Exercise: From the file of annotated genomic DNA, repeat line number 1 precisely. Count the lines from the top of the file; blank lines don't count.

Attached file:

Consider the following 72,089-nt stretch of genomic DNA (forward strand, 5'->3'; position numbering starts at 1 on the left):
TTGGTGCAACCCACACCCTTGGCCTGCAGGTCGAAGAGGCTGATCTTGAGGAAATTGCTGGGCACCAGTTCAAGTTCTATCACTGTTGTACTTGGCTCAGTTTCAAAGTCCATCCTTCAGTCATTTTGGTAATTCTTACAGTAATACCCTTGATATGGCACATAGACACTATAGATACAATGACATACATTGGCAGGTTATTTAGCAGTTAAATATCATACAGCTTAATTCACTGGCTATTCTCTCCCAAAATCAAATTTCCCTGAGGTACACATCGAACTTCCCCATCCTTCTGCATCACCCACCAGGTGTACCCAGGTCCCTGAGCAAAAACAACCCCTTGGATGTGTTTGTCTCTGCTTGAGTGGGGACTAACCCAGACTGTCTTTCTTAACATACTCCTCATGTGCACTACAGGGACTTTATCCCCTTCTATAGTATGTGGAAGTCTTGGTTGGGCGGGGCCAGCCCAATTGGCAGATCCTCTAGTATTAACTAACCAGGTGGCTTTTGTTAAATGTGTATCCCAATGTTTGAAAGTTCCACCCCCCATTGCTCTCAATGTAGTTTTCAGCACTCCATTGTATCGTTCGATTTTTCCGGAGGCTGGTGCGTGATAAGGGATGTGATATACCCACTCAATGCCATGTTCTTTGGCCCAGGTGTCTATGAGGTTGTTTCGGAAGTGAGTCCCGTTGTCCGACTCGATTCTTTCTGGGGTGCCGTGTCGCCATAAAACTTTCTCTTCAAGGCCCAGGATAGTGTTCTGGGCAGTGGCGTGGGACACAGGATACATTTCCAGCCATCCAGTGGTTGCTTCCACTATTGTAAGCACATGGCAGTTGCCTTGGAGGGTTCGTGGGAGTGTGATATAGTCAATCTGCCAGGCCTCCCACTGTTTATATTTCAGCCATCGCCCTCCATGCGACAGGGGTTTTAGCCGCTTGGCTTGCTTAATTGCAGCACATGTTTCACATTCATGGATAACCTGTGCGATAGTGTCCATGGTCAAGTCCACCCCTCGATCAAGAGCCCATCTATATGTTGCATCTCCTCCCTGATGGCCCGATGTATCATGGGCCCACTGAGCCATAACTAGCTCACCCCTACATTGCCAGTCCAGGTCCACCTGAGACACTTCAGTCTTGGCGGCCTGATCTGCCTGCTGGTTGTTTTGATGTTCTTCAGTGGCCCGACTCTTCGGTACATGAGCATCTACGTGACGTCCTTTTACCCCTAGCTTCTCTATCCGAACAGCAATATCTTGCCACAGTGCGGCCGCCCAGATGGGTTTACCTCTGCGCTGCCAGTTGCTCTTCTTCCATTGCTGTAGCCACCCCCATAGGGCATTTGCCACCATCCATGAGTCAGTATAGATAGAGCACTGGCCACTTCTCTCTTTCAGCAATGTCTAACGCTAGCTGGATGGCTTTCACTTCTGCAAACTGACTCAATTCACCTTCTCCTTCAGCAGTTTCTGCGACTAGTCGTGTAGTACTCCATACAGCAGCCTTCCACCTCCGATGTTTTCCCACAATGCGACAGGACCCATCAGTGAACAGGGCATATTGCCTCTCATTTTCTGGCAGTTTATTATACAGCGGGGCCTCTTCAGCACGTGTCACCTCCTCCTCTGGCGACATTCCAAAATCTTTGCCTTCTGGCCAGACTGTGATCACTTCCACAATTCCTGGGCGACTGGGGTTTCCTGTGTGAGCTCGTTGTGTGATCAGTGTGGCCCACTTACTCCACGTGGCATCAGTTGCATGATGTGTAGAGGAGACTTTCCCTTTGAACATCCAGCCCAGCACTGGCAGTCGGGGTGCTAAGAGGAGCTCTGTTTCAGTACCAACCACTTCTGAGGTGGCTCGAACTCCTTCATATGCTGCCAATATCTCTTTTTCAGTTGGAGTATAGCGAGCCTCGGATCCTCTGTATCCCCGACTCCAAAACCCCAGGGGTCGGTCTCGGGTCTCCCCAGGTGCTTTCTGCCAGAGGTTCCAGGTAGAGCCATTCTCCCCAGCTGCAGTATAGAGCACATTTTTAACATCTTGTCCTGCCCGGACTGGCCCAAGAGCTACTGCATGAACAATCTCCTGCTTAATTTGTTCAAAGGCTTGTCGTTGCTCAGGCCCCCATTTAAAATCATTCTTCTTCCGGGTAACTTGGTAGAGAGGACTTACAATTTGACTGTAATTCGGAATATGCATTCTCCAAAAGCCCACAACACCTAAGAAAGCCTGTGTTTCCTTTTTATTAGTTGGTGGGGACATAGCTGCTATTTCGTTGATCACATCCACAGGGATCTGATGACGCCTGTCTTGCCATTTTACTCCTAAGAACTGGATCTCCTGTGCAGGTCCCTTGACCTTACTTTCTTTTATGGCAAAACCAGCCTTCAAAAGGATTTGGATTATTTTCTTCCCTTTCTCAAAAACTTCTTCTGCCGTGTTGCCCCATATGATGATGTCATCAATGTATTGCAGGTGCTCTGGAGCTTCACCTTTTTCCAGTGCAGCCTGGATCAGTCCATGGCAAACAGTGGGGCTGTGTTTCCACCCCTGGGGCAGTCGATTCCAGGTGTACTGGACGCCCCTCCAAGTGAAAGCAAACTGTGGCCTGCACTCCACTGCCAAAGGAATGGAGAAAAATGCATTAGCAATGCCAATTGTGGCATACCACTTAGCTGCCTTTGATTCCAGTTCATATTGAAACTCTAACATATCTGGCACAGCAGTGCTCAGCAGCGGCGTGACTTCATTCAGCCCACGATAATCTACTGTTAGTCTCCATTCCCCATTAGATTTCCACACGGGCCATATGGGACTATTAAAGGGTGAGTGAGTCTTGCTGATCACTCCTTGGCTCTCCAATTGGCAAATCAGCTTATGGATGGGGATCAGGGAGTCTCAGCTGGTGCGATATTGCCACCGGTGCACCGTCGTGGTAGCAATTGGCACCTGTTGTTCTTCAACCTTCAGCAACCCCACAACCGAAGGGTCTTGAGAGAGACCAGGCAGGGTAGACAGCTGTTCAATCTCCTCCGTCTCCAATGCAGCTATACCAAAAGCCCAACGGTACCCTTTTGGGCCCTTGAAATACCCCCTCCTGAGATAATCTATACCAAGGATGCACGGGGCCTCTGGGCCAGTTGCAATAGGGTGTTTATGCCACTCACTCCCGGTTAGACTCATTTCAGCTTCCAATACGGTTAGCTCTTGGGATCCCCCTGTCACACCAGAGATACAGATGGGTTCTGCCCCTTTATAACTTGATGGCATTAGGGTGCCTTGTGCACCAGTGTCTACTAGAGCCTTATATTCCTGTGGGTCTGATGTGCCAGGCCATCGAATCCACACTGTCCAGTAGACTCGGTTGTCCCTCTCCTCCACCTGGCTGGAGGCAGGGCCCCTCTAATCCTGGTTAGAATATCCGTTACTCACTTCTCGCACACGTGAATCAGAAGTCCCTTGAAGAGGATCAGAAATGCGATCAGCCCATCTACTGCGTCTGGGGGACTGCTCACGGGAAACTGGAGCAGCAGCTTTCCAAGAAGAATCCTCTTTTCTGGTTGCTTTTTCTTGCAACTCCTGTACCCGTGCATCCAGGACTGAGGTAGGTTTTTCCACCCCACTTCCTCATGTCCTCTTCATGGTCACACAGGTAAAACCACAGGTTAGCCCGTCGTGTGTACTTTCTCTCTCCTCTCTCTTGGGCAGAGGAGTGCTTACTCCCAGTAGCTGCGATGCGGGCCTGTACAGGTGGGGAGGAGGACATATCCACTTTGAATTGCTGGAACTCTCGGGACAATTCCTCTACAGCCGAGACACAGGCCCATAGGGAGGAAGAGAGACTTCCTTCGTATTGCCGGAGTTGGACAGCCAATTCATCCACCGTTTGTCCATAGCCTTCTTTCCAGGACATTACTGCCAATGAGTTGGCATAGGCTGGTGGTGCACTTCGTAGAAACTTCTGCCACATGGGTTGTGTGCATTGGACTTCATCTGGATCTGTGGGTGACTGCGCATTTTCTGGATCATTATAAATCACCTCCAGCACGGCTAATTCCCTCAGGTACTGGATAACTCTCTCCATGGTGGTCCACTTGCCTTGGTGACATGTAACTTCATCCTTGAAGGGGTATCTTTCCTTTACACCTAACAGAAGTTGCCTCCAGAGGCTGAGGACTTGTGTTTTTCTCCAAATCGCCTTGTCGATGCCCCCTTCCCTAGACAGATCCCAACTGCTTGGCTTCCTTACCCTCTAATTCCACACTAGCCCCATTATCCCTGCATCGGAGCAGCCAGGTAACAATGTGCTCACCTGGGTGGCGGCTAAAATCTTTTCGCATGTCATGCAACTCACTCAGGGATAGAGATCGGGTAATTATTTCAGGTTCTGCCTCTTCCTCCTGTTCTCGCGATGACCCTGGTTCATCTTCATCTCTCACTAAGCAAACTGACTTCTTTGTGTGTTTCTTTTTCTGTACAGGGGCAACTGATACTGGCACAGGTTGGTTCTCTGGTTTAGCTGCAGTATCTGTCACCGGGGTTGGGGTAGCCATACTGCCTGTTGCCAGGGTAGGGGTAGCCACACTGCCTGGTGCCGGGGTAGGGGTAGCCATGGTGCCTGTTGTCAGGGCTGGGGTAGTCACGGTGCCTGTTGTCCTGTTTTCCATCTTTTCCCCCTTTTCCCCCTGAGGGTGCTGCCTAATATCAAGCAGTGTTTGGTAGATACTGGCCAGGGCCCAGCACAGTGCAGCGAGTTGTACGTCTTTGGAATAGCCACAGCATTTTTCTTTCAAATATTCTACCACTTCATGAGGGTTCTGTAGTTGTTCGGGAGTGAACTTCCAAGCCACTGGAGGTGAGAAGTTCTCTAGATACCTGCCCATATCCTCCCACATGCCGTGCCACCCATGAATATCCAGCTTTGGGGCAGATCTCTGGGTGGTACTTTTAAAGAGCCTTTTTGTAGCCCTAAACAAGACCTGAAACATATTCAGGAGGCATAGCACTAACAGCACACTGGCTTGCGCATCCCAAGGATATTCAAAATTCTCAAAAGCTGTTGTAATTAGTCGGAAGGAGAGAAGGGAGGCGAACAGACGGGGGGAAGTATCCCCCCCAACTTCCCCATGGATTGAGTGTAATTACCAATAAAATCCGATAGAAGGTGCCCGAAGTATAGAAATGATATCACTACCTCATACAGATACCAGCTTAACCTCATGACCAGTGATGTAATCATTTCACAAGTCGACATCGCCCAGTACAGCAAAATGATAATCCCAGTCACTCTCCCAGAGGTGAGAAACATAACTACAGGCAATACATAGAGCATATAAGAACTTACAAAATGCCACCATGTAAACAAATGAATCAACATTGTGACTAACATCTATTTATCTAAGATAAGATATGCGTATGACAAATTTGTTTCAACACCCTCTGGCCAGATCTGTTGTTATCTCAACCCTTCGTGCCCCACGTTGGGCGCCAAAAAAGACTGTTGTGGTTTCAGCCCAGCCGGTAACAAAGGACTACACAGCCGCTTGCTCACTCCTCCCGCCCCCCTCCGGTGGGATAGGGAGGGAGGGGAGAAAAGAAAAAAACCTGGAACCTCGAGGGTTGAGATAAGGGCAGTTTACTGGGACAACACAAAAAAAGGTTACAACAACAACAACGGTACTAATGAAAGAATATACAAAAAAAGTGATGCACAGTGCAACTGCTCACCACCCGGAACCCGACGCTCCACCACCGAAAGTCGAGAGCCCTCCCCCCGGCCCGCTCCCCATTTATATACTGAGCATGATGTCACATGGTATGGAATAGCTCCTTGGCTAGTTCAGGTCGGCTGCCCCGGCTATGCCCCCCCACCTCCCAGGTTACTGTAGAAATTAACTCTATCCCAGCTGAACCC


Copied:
Consider the following 72,089-nt stretch of genomic DNA (forward strand, 5'->3'; position numbering starts at 1 on the left):